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US Astronomers discover ‘water planet’

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Photo courtesy: Harvard-Smithsonian Centre for Astrophysics

US astronomers have discovered a “water planet” bigger than the Earth. Zachory Berta and his colleagues at Harvard-Smithsonian Centre for Astrophysics have fund, a previously discovered world GJ1214b is a waterworld, enshrouded by a thick, steamy atmosphere.

The planet, about 2.7 times the Earth’s diameter and weighs almost 7 times as much, was first discovered in 2009 by ground-based telescopes. It orbits a red-dwarf star every 38 hours at a distance of 1.3 million miles, giving it an estimated temperature of 450 degree Fahrenheit, a release by the Centre said.

“GJ1214b is like no planet we know of,” said Berta. “A huge fraction of its mass is made up of water.”

Berta and his co-authors used Hubble Space Telescope to study the planet, when it crossed in front of its host star. During such a transit, the star’s light is filtered through the planet’s atmosphere, giving clues to the mix of gases. Hazes are more transparent to infrared light than to visible light, so the Hubble observations help tell the difference between a steamy and a hazy atmosphere.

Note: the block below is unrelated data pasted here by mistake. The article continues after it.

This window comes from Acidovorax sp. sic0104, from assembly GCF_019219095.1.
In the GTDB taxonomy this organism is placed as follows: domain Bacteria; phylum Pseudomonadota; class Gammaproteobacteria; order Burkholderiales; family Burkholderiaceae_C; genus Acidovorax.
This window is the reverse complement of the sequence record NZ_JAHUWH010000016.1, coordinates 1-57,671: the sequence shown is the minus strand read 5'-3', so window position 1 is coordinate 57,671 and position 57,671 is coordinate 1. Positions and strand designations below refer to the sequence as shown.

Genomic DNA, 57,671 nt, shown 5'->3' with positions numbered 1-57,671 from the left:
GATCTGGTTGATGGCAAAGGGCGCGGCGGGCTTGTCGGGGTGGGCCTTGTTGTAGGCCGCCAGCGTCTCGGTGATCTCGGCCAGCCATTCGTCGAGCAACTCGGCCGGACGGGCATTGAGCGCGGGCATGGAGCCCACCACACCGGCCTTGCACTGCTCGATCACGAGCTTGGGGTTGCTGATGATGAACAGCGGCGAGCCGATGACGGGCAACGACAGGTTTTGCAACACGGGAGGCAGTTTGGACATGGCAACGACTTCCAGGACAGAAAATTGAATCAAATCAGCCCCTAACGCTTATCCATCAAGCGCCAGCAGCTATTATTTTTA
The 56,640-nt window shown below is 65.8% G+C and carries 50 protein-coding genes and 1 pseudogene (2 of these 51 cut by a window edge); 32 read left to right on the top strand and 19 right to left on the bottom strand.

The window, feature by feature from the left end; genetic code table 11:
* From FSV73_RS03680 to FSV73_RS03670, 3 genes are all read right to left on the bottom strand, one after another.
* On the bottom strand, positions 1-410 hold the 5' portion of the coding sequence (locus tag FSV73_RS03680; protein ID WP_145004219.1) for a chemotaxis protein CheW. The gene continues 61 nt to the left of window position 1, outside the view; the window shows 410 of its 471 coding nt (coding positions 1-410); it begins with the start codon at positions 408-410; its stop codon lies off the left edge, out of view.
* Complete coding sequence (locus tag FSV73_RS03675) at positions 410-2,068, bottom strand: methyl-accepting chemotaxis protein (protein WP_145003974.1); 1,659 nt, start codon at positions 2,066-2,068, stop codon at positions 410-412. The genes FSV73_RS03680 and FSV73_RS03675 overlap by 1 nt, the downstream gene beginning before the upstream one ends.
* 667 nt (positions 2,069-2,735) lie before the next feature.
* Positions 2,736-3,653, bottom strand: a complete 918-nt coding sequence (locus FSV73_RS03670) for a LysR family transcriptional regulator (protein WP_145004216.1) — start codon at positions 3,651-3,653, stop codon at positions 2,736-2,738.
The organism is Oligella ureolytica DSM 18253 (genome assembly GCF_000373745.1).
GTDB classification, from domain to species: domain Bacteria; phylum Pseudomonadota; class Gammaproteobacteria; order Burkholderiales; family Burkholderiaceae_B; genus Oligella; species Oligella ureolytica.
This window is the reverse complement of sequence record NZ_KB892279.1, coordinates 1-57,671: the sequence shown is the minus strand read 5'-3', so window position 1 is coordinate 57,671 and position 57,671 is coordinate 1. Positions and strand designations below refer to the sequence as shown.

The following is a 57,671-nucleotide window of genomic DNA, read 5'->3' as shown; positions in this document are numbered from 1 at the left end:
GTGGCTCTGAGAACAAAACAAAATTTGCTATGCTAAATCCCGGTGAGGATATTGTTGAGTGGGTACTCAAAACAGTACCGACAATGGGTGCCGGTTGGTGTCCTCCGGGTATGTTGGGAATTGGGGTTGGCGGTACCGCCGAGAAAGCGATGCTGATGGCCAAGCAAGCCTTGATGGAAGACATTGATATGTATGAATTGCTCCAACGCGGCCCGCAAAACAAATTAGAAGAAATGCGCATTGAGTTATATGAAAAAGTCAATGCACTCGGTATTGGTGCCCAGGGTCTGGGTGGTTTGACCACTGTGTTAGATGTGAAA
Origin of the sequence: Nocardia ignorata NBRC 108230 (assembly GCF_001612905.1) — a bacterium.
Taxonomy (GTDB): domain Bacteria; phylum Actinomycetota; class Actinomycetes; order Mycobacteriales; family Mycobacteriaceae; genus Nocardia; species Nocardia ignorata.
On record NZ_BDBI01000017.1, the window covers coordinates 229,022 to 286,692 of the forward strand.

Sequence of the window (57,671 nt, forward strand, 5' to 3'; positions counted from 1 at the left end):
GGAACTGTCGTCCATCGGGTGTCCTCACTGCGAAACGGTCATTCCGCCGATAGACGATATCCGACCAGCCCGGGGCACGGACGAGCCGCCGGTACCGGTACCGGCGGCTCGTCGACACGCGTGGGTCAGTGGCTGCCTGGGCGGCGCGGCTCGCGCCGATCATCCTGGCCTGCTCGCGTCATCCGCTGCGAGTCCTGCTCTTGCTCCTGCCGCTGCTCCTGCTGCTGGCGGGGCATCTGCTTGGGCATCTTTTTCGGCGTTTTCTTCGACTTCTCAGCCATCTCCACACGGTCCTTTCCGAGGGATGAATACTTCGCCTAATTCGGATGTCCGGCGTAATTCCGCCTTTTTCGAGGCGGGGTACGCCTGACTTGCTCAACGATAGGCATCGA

The astronomers found the spectrum of GJ1214b to be featureless over a wide range of wavelengths, or colours. The atmospheric model most consistent with the Hubble data is a dense atmosphere of water vapour.

“The Hubble measurements really tip the balance in favour of a steamy atmosphere,” said Berta.

Since the planet’s mass and size are known, astronomers can calculate the density, which works out to about 2 grams per cubic centimeter. Water has a density of 1g/cm3, while Earth’s average density is 5.5 g/cm3. This suggests GJ1214b has much more water than Earth, and much less earth.

“The high temperatures and high pressures would form exotic materials like ‘hot ice’ or ‘superfluid water’ – substances that are completely alien to our everyday experience,” said Berta.

Theorists expect that GJ1214b formed farther out from its star, where water ice was plentiful and migrated inward early in the system’s history. In the process, it would have passed through the star’s habitable zone. How long it lingered there is unknown.

GJ1214b is located in the direction of the constellation Ophiuchus, and just 40 light-years from Earth. Therefore, it’s a prime candidate for study by the next-generation James Webb Space Telescope.


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